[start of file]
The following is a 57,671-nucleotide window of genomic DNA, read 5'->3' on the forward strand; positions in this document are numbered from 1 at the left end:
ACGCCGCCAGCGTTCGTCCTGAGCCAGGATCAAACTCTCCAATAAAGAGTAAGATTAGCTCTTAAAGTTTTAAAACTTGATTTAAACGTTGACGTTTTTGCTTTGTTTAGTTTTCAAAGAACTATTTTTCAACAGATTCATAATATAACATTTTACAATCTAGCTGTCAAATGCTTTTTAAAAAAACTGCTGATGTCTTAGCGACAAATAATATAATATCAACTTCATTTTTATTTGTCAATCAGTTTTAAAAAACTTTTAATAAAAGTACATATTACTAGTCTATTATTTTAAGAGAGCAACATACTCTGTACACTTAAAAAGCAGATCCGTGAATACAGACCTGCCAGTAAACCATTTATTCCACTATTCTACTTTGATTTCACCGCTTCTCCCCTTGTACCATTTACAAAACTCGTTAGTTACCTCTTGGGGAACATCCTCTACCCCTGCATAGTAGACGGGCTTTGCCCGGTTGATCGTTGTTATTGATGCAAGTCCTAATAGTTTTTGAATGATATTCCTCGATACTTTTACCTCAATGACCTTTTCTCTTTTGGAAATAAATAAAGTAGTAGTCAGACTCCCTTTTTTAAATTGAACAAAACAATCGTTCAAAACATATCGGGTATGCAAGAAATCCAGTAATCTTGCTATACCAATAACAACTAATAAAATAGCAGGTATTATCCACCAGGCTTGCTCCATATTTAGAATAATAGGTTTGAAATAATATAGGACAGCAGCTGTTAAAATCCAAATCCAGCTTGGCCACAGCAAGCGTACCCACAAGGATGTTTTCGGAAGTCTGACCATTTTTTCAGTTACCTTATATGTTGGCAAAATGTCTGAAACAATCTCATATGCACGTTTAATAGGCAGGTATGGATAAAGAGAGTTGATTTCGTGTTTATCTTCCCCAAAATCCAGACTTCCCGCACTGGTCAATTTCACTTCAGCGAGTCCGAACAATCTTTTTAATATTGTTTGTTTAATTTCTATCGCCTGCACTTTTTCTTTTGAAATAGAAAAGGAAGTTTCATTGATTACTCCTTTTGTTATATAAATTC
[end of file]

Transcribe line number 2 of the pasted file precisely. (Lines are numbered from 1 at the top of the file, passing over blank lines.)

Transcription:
ACGCCGCCAGCGTTCGTCCTGAGCCAGGATCAAACTCTCCAATAAAGAGTAAGATTAGCTCTTAAAGTTTTAAAACTTGATTTAAACGTTGACGTTTTTGCTTTGTTTAGTTTTCAAAGAACTATTTTTCAACAGATTCATAATATAACATTTTACAATCTAGCTGTCAAATGCTTTTTAAAAAAACTGCTGATGTCTTAGCGACAAATAATATAATATCAACTTCATTTTTATTTGTCAATCAGTTTTAAAAAACTTTTAATAAAAGTACATATTACTAGTCTATTATTTTAAGAGAGCAACATACTCTGTACACTTAAAAAGCAGATCCGTGAATACAGACCTGCCAGTAAACCATTTATTCCACTATTCTACTTTGATTTCACCGCTTCTCCCCTTGTACCATTTACAAAACTCGTTAGTTACCTCTTGGGGAACATCCTCTACCCCTGCATAGTAGACGGGCTTTGCCCGGTTGATCGTTGTTATTGATGCAAGTCCTAATAGTTTTTGAATGATATTCCTCGATACTTTTACCTCAATGACCTTTTCTCTTTTGGAAATAAATAAAGTAGTAGTCAGACTCCCTTTTTTAAATTGAACAAAACAATCGTTCAAAACATATCGGGTATGCAAGAAATCCAGTAATCTTGCTATACCAATAACAACTAATAAAATAGCAGGTATTATCCACCAGGCTTGCTCCATATTTAGAATAATAGGTTTGAAATAATATAGGACAGCAGCTGTTAAAATCCAAATCCAGCTTGGCCACAGCAAGCGTACCCACAAGGATGTTTTCGGAAGTCTGACCATTTTTTCAGTTACCTTATATGTTGGCAAAATGTCTGAAACAATCTCATATGCACGTTTAATAGGCAGGTATGGATAAAGAGAGTTGATTTCGTGTTTATCTTCCCCAAAATCCAGACTTCCCGCACTGGTCAATTTCACTTCAGCGAGTCCGAACAATCTTTTTAATATTGTTTGTTTAATTTCTATCGCCTGCACTTTTTCTTTTGAAATAGAAAAGGAAGTTTCATTGATTACTCCTTTTGTTATATAAATTC